Sam Shepard was born November 5, 1943, in Fort Sheridan, Illinois. He went to school in California, and at the age of twenty found himself in New York City, having jumped ship from the Bishop's Company Repertory Players. To support himself, Shepard worked at the Village Gate, a downtown mecca of good food and good jazz. The head waiter at the Village Gate was a man named Ralph Cook, who announced to his staff that he was looking for new plays. Shepard had a one-act called Cowboys, and the two men produced it sometime the following week.
The play gained rave reviews from Michael Smith of the Village Voice, and the rest is theatrical history. Shepard has proved himself to be one of the most prolific, original, and important playwrights of his generation, having written over forty plays and having won nearly every major award given out in the American theater.
Shepard also became a screen actor in Terrence Malick's film Days of Heaven (1978), and received and Academy Award nomination for his portrayal of Chuck Yeager in Phillip Kaufman's The Right Stuff. Shepard is currently married to actress Jessica Lange and lives on a farm in Virginia with their two children. Aside from True West (1980), Shepard's other notable plays include The Tooth of Crime (1972), Curse of the Starving Class (1978), Buried Child (1979, Pulitzer Prize), Fool For Love (1983), and A Lie of the Mind (1986, New York Drama Critics Circle Award).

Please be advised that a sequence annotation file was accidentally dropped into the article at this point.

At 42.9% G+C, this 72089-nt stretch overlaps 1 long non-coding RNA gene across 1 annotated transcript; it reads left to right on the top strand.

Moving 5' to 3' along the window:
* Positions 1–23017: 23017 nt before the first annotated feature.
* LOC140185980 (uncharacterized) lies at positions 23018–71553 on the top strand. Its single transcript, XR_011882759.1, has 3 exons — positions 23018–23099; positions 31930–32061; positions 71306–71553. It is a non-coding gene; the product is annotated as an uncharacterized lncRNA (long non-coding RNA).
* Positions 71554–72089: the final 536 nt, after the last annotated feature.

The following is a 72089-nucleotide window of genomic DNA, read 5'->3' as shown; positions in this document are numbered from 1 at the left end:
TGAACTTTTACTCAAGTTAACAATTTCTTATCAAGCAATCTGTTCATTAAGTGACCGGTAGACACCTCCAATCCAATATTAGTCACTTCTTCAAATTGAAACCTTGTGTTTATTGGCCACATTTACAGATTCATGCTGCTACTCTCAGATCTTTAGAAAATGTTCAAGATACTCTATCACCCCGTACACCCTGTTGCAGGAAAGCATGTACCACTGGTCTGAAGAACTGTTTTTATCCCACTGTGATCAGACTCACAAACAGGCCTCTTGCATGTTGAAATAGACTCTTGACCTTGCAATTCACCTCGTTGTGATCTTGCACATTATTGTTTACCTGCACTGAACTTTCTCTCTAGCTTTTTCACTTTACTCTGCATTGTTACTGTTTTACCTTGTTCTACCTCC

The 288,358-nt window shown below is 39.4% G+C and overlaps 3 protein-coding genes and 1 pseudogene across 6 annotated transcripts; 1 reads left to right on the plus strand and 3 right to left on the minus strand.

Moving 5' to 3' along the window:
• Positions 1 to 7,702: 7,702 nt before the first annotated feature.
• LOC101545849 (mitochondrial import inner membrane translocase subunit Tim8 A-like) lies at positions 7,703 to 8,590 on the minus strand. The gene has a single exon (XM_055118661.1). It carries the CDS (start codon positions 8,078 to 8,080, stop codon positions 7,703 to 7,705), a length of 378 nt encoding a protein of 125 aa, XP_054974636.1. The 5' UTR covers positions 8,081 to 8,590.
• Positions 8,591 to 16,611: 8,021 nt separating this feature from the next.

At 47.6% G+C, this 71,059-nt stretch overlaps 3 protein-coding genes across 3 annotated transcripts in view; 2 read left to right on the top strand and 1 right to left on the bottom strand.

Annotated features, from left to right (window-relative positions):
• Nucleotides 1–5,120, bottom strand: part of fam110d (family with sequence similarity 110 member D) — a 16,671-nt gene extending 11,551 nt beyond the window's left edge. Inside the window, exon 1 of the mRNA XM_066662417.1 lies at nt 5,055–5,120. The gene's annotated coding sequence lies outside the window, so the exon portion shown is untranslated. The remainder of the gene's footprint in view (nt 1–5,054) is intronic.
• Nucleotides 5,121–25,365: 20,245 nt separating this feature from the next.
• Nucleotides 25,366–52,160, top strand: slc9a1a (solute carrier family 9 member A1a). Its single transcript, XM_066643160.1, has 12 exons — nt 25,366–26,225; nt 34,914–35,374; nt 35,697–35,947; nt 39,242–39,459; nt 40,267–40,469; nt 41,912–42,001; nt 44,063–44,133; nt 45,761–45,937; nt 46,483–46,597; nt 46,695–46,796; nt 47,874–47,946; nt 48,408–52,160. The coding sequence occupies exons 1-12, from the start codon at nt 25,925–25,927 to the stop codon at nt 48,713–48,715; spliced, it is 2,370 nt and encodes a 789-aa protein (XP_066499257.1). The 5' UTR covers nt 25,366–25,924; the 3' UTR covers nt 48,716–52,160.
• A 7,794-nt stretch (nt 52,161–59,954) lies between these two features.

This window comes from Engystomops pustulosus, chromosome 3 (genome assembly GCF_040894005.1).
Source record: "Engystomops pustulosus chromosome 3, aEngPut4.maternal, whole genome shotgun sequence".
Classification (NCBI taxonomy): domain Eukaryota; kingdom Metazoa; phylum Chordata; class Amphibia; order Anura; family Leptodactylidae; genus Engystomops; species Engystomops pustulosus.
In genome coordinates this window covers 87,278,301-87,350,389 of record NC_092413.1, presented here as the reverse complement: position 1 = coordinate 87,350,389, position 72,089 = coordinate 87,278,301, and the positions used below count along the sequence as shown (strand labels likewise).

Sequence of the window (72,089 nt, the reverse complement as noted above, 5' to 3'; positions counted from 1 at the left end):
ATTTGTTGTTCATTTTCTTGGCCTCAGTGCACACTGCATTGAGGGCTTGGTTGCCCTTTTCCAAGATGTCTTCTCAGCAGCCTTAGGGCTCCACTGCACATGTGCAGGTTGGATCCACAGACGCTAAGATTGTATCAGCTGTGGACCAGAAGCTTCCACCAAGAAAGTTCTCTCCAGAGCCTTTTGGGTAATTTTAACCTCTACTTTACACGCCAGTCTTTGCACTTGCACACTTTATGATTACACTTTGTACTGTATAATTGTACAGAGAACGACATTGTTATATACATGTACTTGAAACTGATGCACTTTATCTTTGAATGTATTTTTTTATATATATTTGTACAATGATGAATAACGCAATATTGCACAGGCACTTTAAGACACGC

True West was first performed at the Magic Theatre in San Francisco on July 10, 1980. The play is, at first glance, a far more traditional narrative than those usually spun by Sam Shepard, a darling of the off-off-Broadway movement. Indeed, Shepard built his reputation for being almost stubbornly experimental. His plays defied the kitchen sink realism so persistent in the American theater. With True West, however, he abandoned his typical incredibly long monologues and lack of cohesive narrative in favor of clever banter and tight plotting.
True West takes its place in Shepard's continuing investigation of the volatile relationship between father and son. From his earliest one acts to the recent The Late Henry Moss (2000), Shepard has obsessively mapped the painful necessity to at least attempt to break away from a father's influence. Although in True West the brothers' father never appears onstage, "the old man" nonetheless hangs over the entire play like the pendulum over the pit.
After its debut at the Magic Theatre, True West moved to the Public Theater in New York. It did not take on the status of American masterpiece, however, until the Steppenwolf Theater Company's famous revival of the play starring Gary Sinise and John Malkovich in 1984. In the most recent notable production, Philip Seymour Hoffman and John C. Reilly went toe-to-toe in the story of brotherly conflict. To emphasize the brothers being one half of a whole person, the two actors switched roles for different performances, even asking the Tony awards committee to consider them as one actor—a request the committee denied by giving both men nominations for Best Actor.